India can follow the Khadi path to realize its bamboo potential and reduce imports from China
AAt the 69th Plenary of the Northeast Council in January 2021, then Union Minister for the Development of the Northeast Region, DoNER, Dr Jitendra Singh reaffirmed the region’s potential to become the engine of growth in India, especially in the aftermath of the Covid-19 pandemic. He pointed out that bamboo was an area that also had the potential to fulfill the Atmanirbhar Bharat mission of the Narendra Modi government. On the occasion of World Bamboo Day, a large report suggests that this is indeed the case.
India’s domestic supply of raw bamboo is lower than domestic demand due to limited commercial planting, as around 70 percent of bamboo resources, found in forest areas, were inaccessible until recently. However, the reclassification of bamboo as “grass” and not “tree” in 2017 lifted restrictions on its cutting and transport, thus enabling the northeast region, which accounts for two-thirds of the bamboo resources of the country. India (or over 11 million metric tonnes of raw bamboo) to expand its commercial plantation. As supply meets demand and cheaper local products become the bamboo industry’s first choice, India’s staggering imports of raw bamboo from China and Vietnam will cease, giving a boost. whip to the Atmanirbhar Bharat mission of the Modi government.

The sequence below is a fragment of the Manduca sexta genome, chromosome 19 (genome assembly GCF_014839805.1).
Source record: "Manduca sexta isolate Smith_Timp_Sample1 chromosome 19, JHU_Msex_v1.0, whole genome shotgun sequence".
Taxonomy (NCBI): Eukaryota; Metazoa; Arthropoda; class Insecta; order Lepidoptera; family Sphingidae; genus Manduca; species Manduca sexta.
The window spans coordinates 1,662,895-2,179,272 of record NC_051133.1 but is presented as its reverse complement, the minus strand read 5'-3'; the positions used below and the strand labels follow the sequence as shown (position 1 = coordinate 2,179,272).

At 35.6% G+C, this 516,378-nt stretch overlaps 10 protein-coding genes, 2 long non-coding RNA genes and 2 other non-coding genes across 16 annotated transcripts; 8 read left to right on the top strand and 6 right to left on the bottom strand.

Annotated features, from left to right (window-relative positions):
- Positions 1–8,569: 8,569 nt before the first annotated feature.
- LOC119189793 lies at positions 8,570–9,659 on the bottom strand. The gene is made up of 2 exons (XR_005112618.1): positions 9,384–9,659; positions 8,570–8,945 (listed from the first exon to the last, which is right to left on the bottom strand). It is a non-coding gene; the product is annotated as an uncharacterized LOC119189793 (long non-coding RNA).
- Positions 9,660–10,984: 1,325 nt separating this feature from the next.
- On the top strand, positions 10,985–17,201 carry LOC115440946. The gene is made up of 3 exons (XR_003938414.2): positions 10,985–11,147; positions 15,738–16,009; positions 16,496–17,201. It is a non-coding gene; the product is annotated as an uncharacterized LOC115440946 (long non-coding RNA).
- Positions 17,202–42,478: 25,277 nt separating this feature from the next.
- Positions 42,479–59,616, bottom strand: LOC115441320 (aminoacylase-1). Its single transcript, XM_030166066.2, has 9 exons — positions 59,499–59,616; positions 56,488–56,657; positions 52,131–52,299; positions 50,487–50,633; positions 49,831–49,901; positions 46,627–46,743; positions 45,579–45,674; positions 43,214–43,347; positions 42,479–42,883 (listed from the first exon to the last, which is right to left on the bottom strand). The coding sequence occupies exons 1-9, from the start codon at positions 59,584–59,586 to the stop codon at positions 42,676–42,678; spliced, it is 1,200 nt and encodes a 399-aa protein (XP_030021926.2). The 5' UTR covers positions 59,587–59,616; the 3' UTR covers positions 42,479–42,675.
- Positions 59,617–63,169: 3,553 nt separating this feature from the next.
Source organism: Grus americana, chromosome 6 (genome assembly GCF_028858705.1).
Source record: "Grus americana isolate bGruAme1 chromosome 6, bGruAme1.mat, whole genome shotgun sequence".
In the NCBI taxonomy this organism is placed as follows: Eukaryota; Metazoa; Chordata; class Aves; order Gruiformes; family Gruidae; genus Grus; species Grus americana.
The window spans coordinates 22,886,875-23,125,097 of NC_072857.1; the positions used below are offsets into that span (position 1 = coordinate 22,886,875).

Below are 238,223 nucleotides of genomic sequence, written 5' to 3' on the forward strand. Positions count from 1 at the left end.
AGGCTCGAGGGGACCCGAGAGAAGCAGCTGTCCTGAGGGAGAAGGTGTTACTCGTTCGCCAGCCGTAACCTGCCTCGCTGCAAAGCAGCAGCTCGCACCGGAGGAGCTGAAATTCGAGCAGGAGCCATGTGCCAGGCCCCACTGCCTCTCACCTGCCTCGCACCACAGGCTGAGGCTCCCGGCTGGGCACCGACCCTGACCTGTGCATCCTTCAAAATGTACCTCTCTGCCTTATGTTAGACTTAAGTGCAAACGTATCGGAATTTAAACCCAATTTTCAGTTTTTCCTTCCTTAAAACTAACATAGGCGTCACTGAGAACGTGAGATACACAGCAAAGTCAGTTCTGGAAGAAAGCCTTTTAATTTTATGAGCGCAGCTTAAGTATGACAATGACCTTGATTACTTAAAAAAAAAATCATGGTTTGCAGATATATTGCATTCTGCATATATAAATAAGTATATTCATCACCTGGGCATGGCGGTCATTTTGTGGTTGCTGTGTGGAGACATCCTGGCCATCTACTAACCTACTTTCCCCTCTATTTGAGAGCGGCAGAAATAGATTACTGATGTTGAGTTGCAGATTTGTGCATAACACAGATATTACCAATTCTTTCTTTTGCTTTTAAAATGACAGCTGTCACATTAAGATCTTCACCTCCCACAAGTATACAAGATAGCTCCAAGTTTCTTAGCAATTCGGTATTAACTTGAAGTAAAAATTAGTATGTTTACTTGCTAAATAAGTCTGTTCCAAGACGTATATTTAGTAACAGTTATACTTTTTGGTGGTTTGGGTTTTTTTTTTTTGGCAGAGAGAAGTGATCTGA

Besides being cheaper, raw bamboo produced in India is also a more suitable raw material and preferred by the local industry. The Sympodial bamboo variety (made from tufts and clusters) found mainly in the northeast is thicker and shorter, and is preferred by Indian manufacturers to the Moso Monopodial variety (without forming tufts) which is currently imported from China and Vietnam. As a result of the law change, the Northeast Space Applications Center (NESAC) needs to quickly complete the estimation of bamboo resources by district, so that the government can promote bamboo planting in some districts, not only to meet the raw material needs of existing users, but also as a business opportunity for new entrepreneurs looking for targeted forestry based on end-to-end products.
Yet a simple amendment to India’s forest law will not galvanize the bamboo industry as it is plagued by low productivity.
Read also : Modi’s government wants more bamboo trade, but must end control of China and Vietnam first
Inefficient production processes
The authors’ own estimates of total factor productivity growth (TFPG) for the bamboo industry, using data from the Annual Survey of Industries over the period 2009-10 to 2017-18, reveal that the production of bamboo industries is very inefficient, hinting at low added value. , high production cost and use of obsolete technologies. An example is the incense stick manufacturers who incur high production costs as the majority of bamboo sticks are either unused or wasted in the production process, making incense sticks less competitive against cheaper imports. In such situations, manufacturers need to think about cross-industry linkages that can increase the use of wasted products. In this example, the unused bamboo sticks can be used for the manufacture of activated bamboo charcoal, which has a huge demand in the manufacture of cosmetics and pharmaceuticals around the world, despite the environmental restrictions placed on its exports. With tariffs on bamboo sticks raised to 25 percent to help domestic production of incense sticks, these cross-sector linkages are becoming more critical in reducing costs.